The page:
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Author Topic: Good ground, top floor  (Read 286 times)
W8RJB
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Posts: 49




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« on: December 03, 2004, 05:24:32 AM »

What would be a good ground connection if I am on the top floor of the house for my new radio (FT 7800R)


73,
Ray
KD8AQO
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K1CJS
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Posts: 6061




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« Reply #1 on: December 03, 2004, 06:22:38 AM »

How far is the top floor of your house from ground level (earth ground)?  If the distance is too great, the answer may be no ground, depending on the antenna itself.  One thing is for sure, don't use the cover plate screw on the electrical outlet--thats just asking for trouble.
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KZ1X
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« Reply #2 on: December 03, 2004, 06:45:22 AM »

Why do you need a "ground" for a VHF radio?

You *might* want to have a safety ground for the ANTENNA or its support.  

That would be a grounding wire and ground rod, installed outide the house.  You might also wish to protect your coax, too, although it would be fairly ineffective if the protection wasn't at earth potential, which would mean you'd have to run your coax all the way to and from the ground rod ...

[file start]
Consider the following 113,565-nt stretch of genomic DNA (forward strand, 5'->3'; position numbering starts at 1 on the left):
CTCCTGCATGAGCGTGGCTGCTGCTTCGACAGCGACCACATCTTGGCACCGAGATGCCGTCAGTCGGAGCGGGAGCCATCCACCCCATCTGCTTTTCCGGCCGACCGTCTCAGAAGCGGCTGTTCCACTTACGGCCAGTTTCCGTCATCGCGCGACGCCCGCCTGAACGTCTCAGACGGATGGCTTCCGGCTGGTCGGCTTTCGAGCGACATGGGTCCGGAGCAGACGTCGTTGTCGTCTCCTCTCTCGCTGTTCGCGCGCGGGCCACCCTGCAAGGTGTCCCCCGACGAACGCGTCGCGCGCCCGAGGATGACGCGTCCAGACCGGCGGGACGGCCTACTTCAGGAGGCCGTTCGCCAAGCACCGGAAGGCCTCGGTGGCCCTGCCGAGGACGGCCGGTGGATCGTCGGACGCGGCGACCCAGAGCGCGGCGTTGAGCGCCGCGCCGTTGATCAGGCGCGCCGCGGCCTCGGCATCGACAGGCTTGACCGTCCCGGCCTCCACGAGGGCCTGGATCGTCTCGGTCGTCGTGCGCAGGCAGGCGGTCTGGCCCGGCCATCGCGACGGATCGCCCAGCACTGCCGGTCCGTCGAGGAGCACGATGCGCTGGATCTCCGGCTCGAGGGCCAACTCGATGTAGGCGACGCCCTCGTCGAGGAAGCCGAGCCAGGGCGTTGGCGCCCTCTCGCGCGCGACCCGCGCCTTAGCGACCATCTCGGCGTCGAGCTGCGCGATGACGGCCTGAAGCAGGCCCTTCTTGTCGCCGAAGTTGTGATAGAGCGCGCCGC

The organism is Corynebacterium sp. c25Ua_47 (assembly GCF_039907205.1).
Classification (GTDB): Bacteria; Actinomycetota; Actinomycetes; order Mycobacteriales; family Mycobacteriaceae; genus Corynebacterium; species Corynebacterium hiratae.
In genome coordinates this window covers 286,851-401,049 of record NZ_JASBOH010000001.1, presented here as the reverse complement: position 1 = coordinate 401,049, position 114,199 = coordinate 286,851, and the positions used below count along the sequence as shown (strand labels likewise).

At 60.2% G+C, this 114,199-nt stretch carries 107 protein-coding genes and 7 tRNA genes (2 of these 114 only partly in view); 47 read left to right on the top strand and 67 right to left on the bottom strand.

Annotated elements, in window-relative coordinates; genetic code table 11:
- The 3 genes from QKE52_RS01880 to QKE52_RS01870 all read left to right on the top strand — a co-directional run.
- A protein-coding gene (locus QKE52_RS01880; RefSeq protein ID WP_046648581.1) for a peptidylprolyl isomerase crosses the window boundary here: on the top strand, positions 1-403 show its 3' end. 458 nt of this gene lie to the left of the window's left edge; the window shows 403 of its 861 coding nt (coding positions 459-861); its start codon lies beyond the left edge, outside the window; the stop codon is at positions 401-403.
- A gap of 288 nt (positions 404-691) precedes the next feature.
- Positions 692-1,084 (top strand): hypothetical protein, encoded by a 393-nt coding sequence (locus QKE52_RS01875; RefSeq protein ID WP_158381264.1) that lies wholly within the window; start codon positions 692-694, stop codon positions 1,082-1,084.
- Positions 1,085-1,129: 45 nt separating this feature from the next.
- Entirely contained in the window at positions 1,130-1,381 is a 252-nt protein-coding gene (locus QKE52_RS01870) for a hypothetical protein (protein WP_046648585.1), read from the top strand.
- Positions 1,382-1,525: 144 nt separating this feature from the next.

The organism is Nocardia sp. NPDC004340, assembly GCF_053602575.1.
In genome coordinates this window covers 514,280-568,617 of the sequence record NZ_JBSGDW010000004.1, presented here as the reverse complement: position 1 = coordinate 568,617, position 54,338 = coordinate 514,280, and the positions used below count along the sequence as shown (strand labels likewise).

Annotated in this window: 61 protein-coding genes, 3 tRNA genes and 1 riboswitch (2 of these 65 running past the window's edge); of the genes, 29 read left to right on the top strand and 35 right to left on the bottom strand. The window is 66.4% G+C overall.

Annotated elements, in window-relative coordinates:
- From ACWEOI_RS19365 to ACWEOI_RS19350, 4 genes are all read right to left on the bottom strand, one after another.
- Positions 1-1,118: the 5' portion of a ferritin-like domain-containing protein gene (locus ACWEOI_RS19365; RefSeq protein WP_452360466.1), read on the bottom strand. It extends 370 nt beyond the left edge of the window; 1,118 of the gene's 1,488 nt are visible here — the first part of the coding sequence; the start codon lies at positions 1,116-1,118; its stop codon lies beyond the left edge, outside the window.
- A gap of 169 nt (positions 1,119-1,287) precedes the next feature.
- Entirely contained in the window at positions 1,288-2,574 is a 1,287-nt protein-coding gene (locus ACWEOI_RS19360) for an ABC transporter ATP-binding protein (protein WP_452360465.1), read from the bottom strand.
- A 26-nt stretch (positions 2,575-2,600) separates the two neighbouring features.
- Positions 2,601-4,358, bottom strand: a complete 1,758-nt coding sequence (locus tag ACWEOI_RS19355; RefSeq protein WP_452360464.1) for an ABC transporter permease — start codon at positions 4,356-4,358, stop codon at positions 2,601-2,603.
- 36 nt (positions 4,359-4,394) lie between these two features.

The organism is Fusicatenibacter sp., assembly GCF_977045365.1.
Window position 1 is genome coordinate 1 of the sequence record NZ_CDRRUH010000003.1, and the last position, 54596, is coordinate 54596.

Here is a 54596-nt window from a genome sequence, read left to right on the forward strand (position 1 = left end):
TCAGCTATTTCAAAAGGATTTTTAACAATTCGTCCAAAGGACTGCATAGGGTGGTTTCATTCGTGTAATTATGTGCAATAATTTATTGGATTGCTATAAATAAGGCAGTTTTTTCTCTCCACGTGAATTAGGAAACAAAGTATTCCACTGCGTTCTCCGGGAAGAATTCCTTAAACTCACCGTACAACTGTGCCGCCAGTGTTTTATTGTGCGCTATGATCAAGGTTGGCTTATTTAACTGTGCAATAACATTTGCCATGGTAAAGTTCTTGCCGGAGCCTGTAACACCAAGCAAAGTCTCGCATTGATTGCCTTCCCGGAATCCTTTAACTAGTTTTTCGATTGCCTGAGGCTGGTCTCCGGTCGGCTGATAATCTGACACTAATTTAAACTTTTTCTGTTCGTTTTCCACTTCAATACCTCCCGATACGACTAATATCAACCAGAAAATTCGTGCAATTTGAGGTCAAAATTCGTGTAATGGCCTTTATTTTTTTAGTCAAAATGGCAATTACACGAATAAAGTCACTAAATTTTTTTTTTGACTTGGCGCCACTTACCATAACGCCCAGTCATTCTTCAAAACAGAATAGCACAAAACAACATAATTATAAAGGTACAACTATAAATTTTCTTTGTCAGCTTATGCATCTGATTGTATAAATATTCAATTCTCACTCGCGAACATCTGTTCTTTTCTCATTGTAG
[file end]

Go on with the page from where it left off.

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W8RJB
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« Reply #3 on: December 03, 2004, 07:10:36 AM »

"Why do you need a "ground" for a VHF radio? "

Ahh ok. I think I need to go back and review some parts in my study guide. I am starting to forget. It's ok though, I always have the guide to look back at.

Thanks alot!

73,
KD8AQO
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WA6BFH
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« Reply #4 on: December 03, 2004, 12:01:25 PM »

KD8AGQ, Take a look at my article, "Why You Should Just About NEVER Install an RF Ground". It is both Toung in Cheek, and (in good contrast with the chap that asked why you want to ground a VHF radio) it is both somewhat serious and ACCURATE! There is also a link to the first detailed article I wrote on this subject several years ago.

You can find this article at the below URL:

www.geocities.com/SiliconValley/2775/whygrnd0.html
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KB4EMF
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Posts: 387